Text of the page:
Water and Life by Sang Whang
Water sustains all forms of life, including human life. The Chinese character “sea” consists of three parts, namely water, man and mother. In other words, sea is the mother of mankind. Although water is all around us, it is one of the most mysterious substances on this planet. Scientists are still discovering amazing facts about water.
Most substances are lightest in the gas state, heavier in the liquid state and heaviest in solid form. However, water gets lighter in its solid form than in its liquid form, that’s why ice floats in water. If water didn’t have this mysterious property, lakes and ponds would freeze from the bottom up in the cold of winter, killing all living things within them. One can appreciate the great wisdom of the Creator in the preservation of life. Water not only sustains life, but also protects it.
More than 70% of our body weight is water; that translates into about 10 gallons of water for a person of 120 lbs. It is very important to have a good understanding of water and to drink the right kind of water. Water is a strong solvent; therefore, it carries many invisible ingredients: minerals, oxygen, nutrients, waste products, pollutants, etc. Sea water is salty because, through eons, it dissolved minerals and salts from the mountains and carried them down stream to the ocean. Inside the human body, blood (90% of which is water) circulates throughout the body distributing nutrients and oxygen, and collecting wastes and carbon dioxides, delivering them to the disposal organs. If water was not a strong solvent, it could not perform these functions.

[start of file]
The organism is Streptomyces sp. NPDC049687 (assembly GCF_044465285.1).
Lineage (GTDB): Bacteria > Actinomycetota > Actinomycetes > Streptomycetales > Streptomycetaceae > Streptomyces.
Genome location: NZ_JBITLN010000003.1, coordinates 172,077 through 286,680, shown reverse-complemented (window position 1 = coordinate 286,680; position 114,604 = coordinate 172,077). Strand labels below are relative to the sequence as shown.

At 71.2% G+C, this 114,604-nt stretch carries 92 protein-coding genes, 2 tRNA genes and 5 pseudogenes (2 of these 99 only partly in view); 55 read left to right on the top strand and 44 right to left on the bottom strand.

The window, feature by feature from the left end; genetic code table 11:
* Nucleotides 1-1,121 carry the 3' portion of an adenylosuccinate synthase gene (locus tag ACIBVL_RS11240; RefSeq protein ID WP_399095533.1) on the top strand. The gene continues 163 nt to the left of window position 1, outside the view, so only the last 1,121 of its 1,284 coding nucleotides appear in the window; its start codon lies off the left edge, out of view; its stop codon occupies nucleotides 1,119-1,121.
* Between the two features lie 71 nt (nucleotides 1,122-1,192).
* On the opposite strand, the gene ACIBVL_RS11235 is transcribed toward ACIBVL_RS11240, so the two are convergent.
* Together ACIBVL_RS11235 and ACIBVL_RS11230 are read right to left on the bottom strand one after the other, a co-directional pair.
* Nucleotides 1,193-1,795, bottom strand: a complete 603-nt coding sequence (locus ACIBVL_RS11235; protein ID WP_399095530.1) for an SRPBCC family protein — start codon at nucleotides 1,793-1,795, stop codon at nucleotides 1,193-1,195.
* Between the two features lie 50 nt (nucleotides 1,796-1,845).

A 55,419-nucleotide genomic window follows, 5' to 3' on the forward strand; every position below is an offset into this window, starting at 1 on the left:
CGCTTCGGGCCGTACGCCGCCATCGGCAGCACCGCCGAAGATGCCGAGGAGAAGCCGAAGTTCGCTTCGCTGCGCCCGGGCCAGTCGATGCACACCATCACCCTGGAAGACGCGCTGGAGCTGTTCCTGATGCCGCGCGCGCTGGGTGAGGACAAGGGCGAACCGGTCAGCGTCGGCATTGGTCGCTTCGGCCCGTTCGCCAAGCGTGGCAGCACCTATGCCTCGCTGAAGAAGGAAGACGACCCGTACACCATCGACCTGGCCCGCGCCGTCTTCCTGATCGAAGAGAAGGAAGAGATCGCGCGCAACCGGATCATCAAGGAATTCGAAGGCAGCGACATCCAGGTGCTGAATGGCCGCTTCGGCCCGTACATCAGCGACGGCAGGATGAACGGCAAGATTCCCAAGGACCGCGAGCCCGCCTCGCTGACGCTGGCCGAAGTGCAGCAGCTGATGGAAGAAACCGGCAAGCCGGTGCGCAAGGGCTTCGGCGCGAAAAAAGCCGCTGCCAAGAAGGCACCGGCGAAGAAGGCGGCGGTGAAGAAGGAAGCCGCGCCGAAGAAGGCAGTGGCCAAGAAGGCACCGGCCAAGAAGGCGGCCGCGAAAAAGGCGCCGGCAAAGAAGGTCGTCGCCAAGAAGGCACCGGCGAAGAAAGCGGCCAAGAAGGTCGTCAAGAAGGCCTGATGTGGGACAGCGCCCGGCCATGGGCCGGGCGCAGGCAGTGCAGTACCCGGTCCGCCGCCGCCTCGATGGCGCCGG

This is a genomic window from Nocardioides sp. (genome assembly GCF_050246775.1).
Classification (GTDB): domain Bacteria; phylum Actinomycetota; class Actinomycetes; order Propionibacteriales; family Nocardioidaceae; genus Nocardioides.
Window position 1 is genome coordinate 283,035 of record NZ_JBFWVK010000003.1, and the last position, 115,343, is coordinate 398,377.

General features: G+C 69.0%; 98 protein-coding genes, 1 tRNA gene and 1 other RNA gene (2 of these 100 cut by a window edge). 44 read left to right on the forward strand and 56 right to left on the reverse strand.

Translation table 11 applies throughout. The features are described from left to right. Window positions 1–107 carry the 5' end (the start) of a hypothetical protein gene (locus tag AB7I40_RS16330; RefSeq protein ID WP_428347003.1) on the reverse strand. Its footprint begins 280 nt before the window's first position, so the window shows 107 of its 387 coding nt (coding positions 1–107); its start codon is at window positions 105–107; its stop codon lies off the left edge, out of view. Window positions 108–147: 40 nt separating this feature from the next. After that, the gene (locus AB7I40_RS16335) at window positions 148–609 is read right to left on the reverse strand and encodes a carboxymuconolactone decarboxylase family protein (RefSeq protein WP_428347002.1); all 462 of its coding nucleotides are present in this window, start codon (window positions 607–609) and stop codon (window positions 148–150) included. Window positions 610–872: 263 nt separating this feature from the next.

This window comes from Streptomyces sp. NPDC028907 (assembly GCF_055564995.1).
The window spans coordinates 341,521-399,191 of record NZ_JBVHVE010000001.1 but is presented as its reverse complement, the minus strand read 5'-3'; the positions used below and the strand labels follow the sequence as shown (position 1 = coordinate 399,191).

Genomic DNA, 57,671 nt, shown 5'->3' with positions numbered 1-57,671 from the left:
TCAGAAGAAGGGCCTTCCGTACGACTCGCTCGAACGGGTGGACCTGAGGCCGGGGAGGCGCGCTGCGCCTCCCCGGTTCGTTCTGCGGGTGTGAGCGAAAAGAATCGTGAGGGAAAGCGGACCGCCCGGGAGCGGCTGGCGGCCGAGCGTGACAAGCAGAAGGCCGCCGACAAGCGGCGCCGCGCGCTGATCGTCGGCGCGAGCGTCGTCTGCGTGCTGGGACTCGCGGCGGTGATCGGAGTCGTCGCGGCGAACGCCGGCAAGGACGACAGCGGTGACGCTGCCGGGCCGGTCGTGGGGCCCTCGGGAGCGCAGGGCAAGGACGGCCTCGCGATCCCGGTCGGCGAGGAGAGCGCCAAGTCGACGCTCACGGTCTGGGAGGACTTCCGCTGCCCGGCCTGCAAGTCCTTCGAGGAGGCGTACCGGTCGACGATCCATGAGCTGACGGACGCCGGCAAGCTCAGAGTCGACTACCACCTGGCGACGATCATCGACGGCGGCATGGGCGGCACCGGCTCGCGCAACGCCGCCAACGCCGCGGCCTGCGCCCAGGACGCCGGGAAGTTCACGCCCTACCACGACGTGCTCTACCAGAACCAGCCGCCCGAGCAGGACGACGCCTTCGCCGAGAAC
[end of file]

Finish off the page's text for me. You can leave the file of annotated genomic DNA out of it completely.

Water molecule is H2O; that is two hydrogen atoms and one oxygen atom stuck together. The shape of the water molecule is like a Mickey Mouse face; the head is oxygen and the two ears are hydrogen1). Since oxygen is electrically negative and hydrogen is positive, the water molecule is electrically polarized. For this reason, a water molecule cannot exist independently; it must combine with other water molecules to form a five- or six-sided structure called a water cluster2). In lower temperatures, most of the structures are hexagonal; therefore, snow flakes are hexagonal.
In distilled water, at room temperature, one out of 10 million (1 in 107) water molecules is ionized. When a water molecule is ionized, it is split into hydrogen ions H+ and hydroxyl ions OH-. Neutral water means that the number of hydrogen ions equals the number of hydroxyl ions in a container. The number is 10-7 times the entire number of water molecules in that container (that number we will call N). We abbreviate this by saying that the water has a pH value of 72).
Acid water has a larger number of hydrogen ions than that of hydroxyl ions. For example, the number of hydrogen ions in acid water, with a pH value of 4, is 10-4 times N, and that of hydroxyl ion is 10-10 times N. The law of nature is such that the exponents must add up to 14 (4+10). The number of hydrogen ions in alkaline water, with a pH value of 9, is 10-9 times N, and that of hydroxyl ion is 10-5 times N. Note that 10-5 is larger than 10-9 by 10,000 times and, again, 5+9 is 14. Because the exponents must add up to 14, pH value of 7 is considered neutral. Since the value of pOH is 14 minus the value of pH, we don’t measure nor mention its value; it will be known once the pH value is known. For that reason, there are only pH meters and no pOH measuring instruments3).
Since alkaline water has more OH-s than H+s, there are more oxygen atoms in it than in neutral water; that’s why alkaline water is sometimes called oxygen rich water. In the same manner, acid water is oxygen deficient water. An interesting trivial fact is that there are approximately 1025 H2O molecules in a 10 ounce glass of water. If that water has a pH value of 10, there are approximately 1021 hydroxyl ions (OH-) and approximately 1015 hydrogen ions (H+). The number of hydrogen ions is one millionth of that of hydroxyl ions, which is negligible.
It is this abundant amount of hydroxyl ions that neutralizes acid hydrogen ions in our body to reduce the accumulated acid wastes, thus reversing the aging process.
1) Emiliani, Cesare – The Scientific Companion, John Wiley & Sons, 1988
2) Aihara, Herman – Acid & Alkaline, George Ohwawa Macrobiotic Foundation, Oroville, CA, 1986
3) Whang, Sang – Reverse Aging, JSP Publishing, Miami, FL 1990
Copyright 1997 by Sang Whang Enterprises, Inc.